The Bush Administration and its Congressional allies are trying to push through fast-track renewal of the fundamentally flawed “No Child Left Behind” law without the public debate it requires. Now is the time for assessment reformers like you to act. Contact your U.S. Senators and Representative today. Tell them NCLB should not be reauthorized unless all these issues are addressed. Ask them to contact the Education Committee and press for adoption of the reforms listed here.

End arbitrary and unrealistic “Adequate Yearly Progress” (AYP) requirements used to punish schools not on track to having all students score “proficient” by 2014. AYP should be replaced by expectations based on real-world rates of improved student achievement. Academic progress should be measured by multiple sources of evidence, not just standardized test scores.

Reduce excessive top-down testing mandates. The requirement that states assess each student every year in grades three through eight (and once in high school) should be reduced to once each in elementary, middle and high school. Over-testing takes time away from real teaching and learning.

Remove counter-productive sanctions. Escalating punitive consequences, which lack evidence of success, should be eliminated. These include requirements to spend money on school transfers and tutoring, as well as provisions calling for the replacement of teachers or privatizing control over schools.

Replace NCLB’s test-and-punish approach with support for improving educational quality. This includes holding schools accountable for making systemic changes through locally controlled professional development and family involvement programs. Federal funding should be more than doubled so that all eligible children receive support.

The thrust of this approach is outlined in the Joint Organizational Statement on NCLB with details in Redefining Accountability: Improving Student Learning by Building Capacity. http://www.fairtest.org/FEA_Home.html.

Members of Congress are in their home districts during the first half of April. Take advantage of this opportunity to make your views heard. Personal calls, letters, faxes and visits are much more effective than email. Addresses and phone numbers are available at http://www.house.gov and http://www.senate.gov.

Please take action today. The U.S. will continue to leave many children behind unless your voice is heard.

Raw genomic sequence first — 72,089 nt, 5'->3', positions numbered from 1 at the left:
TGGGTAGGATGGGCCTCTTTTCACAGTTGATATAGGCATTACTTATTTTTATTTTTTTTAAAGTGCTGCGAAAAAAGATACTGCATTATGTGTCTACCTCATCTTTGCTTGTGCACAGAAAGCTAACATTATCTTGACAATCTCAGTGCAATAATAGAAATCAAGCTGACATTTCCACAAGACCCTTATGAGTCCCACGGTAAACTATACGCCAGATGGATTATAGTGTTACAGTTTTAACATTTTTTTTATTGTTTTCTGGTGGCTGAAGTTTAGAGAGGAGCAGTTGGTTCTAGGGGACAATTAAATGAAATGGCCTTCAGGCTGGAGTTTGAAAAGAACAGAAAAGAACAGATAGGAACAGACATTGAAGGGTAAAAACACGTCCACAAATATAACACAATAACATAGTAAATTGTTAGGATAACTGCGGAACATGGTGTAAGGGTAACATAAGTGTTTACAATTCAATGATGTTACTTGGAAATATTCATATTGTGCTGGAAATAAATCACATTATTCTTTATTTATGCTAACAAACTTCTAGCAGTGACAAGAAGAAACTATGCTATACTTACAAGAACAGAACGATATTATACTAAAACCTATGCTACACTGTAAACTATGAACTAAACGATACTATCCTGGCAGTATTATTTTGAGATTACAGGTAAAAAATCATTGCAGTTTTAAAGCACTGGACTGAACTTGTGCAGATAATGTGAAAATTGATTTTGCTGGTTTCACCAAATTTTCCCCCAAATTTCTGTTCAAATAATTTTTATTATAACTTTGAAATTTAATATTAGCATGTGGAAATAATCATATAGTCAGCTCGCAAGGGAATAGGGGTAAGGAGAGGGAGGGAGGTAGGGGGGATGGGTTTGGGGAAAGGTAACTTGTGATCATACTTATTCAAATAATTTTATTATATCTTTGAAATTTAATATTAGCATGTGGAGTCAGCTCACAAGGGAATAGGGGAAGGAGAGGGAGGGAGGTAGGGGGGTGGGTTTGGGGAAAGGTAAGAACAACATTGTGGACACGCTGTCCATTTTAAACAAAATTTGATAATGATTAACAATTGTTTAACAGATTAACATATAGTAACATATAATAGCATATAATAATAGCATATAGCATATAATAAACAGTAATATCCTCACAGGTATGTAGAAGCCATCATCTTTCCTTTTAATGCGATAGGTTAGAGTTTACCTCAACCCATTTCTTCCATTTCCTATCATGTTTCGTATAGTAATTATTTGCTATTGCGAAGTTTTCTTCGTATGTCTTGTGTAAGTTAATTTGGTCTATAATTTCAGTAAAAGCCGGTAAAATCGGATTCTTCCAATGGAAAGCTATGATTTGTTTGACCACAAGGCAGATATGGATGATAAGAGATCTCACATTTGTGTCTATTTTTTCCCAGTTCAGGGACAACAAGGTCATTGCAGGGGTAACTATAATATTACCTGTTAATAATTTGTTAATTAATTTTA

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FEA Website

FairTest’s FEA Page

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Study Says Tools Don’t Raise Scores
This report from the Washingtonpost.com

Educational software, a $2 billion-a-year industry that has become the darling of school systems across the country, has no significant impact on student performance, according to a study by the U.S. Department of Education.

The long-awaited report amounts to a rebuke of educational technology, a business whose growth has been spurred by schools desperate for ways to meet the testing mandates of President Bush’s No Child Left Behind law.

Oh my, another chink in the armor of NCLB. I am not surprised. Technology is worthy of many things–a teacher it is not! Without technology this blog would not be possible, critical exploration of deep space, research into drug development, and so much more would simply not be possible. But, sitting a child in front of a computer to do drill and kill is no different than handing the same child a worksheet. It numbs the brain. It kills curiosity.

Not too very long ago my then 6 year old grandson was visiting me from his home in Phoenix. Because he was missing a couple of days of school, his 1st grade teacher supplied him with multiple worksheet assignments. He balked at doing this homework. When I asked him why he said, “Poppa, it is really stupid work. I know how to do it all so it is just a waste of my time–time I could be spending with you and grandma.” Aside from the fact that he will grow up to be a diplomat, his analysis was right on. In fact, it was a waste of his time. If a 6-year-old child knows this and can articulate his knowing this well something tells me the DOE did not have to pay for an expensive study.